The Buzz

By Hannah Wallace October 31, 2005


Now that everyone's talking about a cooling of the national and local real estate market, should we be worried, especially at the upper end? Not yet, say local developers and realtors, and perhaps not for quite a while to come, providing that properties are priced sensibly.

Is there too much room at the top?

"I cannot build lots fast enough," says Pat Neal, president of Neal Communities, who defines "high end" as $800,000-plus. "There's enormous demand for something in that range."

Michael Saunders, who defines high end as $3 million-plus, says there is some leveling due to unprecedented amounts of new product in that price range, both in single-family and condominiums, and also because the real estate boom has encouraged a large number of resales. Saunders, president of Michael Saunders & Company, estimates that about a three- to five-year supply of $3 million-plus product is in the market, but adds that a well-priced property in a good location could still be snapped up in a day.

Michael Saunders & Company realtor Evella Feldhacker estimates that at the $2 million-plus level, there is about 10 months' supply on the market. So far, mortgage rates remain low, and wealth is compounded in the hands of wealthy boomers and immigrants, many of whom still consider this area a good deal for a second or third home compared to other parts of the state and country. In Sarasota County, for example, 173 $1 million-plus houses were sold in the first six months of 2005, compared to 141 in the last six months of 2004. In Lakewood Ranch alone, Feldhacker reports five $2 million-plus resales between January and June 2005, up from two resales in that price range over the previous six months.

However, inventory has also increased; in June 2004, only four houses in that price range were on the market, while in June 2005 there were nine. But Feldhacker says the supply is in response to high demand, and that Lakewood Ranch will defy the economic forecast of "bust or slowdown."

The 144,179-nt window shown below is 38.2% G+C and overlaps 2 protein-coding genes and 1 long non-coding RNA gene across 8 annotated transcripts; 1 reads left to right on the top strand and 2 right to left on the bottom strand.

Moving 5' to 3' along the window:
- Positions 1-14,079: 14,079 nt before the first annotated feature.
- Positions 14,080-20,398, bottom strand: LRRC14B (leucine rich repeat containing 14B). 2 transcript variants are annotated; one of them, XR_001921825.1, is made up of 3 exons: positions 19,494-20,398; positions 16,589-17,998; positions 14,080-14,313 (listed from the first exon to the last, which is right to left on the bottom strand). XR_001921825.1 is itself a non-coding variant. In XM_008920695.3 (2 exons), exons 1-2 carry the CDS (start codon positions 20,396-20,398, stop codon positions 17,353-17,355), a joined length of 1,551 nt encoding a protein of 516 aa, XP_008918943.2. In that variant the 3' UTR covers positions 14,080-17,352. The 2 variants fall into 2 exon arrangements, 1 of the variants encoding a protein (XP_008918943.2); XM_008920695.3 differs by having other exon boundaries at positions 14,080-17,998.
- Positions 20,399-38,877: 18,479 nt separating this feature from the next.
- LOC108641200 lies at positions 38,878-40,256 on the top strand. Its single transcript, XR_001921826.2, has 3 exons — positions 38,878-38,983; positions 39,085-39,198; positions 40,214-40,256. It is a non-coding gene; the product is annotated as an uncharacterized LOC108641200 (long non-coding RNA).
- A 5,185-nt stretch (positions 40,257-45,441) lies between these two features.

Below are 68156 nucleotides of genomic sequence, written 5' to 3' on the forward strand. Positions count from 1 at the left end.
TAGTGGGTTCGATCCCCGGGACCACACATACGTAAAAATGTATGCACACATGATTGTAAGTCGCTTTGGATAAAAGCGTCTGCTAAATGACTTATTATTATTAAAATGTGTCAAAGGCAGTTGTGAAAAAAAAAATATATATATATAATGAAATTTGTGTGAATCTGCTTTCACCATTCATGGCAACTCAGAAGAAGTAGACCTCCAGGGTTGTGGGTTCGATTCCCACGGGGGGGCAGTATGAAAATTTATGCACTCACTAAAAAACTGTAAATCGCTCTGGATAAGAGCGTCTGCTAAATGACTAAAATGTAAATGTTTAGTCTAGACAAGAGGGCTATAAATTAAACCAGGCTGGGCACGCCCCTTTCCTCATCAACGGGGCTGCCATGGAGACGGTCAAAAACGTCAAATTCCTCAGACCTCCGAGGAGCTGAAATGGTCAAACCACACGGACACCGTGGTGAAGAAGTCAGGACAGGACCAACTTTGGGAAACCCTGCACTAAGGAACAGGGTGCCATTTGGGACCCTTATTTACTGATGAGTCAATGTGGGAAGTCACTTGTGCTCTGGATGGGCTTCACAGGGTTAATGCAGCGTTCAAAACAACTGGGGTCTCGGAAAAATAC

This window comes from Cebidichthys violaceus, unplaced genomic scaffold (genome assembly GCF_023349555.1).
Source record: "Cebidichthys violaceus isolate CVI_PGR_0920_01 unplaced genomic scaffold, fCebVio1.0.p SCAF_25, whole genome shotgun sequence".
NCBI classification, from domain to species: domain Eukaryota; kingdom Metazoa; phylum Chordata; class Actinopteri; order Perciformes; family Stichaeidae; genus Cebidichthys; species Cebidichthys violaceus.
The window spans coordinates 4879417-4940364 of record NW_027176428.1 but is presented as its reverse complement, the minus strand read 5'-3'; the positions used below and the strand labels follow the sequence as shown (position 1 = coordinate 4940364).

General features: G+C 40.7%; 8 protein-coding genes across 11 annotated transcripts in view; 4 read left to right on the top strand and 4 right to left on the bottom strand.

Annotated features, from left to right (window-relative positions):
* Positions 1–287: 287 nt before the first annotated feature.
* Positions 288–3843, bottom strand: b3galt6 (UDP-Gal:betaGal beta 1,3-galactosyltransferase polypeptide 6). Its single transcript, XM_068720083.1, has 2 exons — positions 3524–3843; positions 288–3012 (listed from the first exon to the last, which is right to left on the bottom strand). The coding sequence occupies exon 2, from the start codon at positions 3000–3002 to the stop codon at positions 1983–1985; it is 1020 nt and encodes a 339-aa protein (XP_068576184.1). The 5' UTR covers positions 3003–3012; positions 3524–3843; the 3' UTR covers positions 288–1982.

"Is it softening or it is sustainable? That's my question," says Feldhacker. "We could sustain if we get a correction here or there. A correction will be healthy in order for us to sustain growth, because it will allow other players to come in and buy vacation homes without saying to them, 'You're too late for the party.' If you own real estate in Sarasota County or Lakewood Ranch during the past two years, and you can think about the worst case scenario and it is acceptable, then we are in a great market. For example: If your home has increased in value 45 percent for the last two years, for a total of 90 percent, and it declines by 20 percent the third year, are you going to complain if it allows for the continuity of the upward trend?"

While single-family sales seem to hold strong, there are some doubts as to whether all condominium sales will hold. Neal says condo sales in downtown Sarasota are overheated. Saunders says single-family sales are definitely stronger, but that has traditionally been the case, and that many retiring baby boomers, who like condos, may change that trend. Those boomers are, in fact, the main reason many realtors and developers aren't too worried. Neal says that with 4 million boomers retiring each year, enough demand will be created to balance the supply. "We're going to have a huge demographic-driven market," says Neal.

"The boomers have distorted all the markets, and I think their sheer numbers are going to assure us of a continued demand," says Saunders. "Florida will be undersupplied to meet that need at all price ranges."-Anu Varma


The Wine Warehouse's Thomas Morgan got his start as a struggling farmer.

Field Study

Thomas Morgan, 31, has managed Sarasota's Wine Warehouse since 2001 and is a partner in the company, which has 19 stores across Florida.

"In September 1999 I was leasing a 100-acre certified organic blueberry farm outside of Gainesville. I had studied horticulture at the University of Florida and then went to Evergreen State College in Washington state in 1998 to continue my education in sustainable farming. Just before that first year was up, a friend called and said, 'I know this guy who's got a certified organic blueberry farm in Florida.' The guy was Wine Warehouse co-founder Tom Dorn, who'd had all these wine stores for 18 years. He'd bought the farm to increase the number of certified organic acres in the state as a favor to a friend who started the Florida Organic Growers Association.